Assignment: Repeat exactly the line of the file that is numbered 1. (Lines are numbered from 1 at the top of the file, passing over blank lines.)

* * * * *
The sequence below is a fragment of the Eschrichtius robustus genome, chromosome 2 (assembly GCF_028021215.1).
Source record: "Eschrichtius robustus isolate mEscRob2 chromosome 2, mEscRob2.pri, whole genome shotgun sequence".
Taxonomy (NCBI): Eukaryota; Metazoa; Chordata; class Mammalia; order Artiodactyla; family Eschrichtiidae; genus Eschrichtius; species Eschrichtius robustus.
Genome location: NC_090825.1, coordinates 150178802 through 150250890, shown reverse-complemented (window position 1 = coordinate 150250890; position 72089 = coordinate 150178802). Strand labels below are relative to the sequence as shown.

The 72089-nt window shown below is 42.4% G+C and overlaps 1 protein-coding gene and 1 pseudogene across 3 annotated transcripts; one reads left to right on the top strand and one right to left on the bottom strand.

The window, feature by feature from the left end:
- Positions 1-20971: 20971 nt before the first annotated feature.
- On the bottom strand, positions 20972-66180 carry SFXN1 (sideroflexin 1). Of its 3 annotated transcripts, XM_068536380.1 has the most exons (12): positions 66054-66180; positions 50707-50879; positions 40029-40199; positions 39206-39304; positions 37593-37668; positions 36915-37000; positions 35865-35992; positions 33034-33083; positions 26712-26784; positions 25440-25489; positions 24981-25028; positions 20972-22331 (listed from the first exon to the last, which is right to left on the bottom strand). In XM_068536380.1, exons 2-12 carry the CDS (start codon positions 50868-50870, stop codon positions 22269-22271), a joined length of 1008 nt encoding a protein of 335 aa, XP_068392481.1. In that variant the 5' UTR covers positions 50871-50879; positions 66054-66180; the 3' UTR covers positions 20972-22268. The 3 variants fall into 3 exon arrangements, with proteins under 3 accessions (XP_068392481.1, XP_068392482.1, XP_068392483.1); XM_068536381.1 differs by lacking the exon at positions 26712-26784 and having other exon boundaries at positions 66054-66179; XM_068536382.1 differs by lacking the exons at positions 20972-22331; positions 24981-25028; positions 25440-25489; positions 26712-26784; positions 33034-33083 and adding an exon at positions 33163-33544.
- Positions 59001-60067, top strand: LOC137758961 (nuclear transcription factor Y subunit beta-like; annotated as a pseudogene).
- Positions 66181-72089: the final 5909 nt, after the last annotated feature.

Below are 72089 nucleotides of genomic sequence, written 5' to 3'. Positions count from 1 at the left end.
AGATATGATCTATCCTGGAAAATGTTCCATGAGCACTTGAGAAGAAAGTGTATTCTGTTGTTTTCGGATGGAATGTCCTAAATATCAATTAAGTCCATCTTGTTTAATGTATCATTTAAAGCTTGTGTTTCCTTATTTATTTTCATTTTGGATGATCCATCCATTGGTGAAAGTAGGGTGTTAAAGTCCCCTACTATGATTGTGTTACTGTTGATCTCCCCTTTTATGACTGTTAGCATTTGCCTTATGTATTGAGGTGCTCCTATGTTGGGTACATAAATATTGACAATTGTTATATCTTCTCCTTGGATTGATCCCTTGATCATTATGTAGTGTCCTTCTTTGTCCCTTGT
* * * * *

The sequence below is a fragment of the Eschrichtius robustus genome, chromosome 2 (assembly GCF_028021215.1).